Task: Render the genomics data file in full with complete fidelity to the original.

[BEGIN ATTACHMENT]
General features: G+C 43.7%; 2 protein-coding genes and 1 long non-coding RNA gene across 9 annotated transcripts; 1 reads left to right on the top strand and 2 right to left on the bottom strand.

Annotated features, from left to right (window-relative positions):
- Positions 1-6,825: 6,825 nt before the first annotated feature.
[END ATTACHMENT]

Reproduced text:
General features: G+C 43.7%; 2 protein-coding genes and 1 long non-coding RNA gene across 9 annotated transcripts; 1 reads left to right on the top strand and 2 right to left on the bottom strand.

Annotated features, from left to right (window-relative positions):
- Positions 1-6,825: 6,825 nt before the first annotated feature.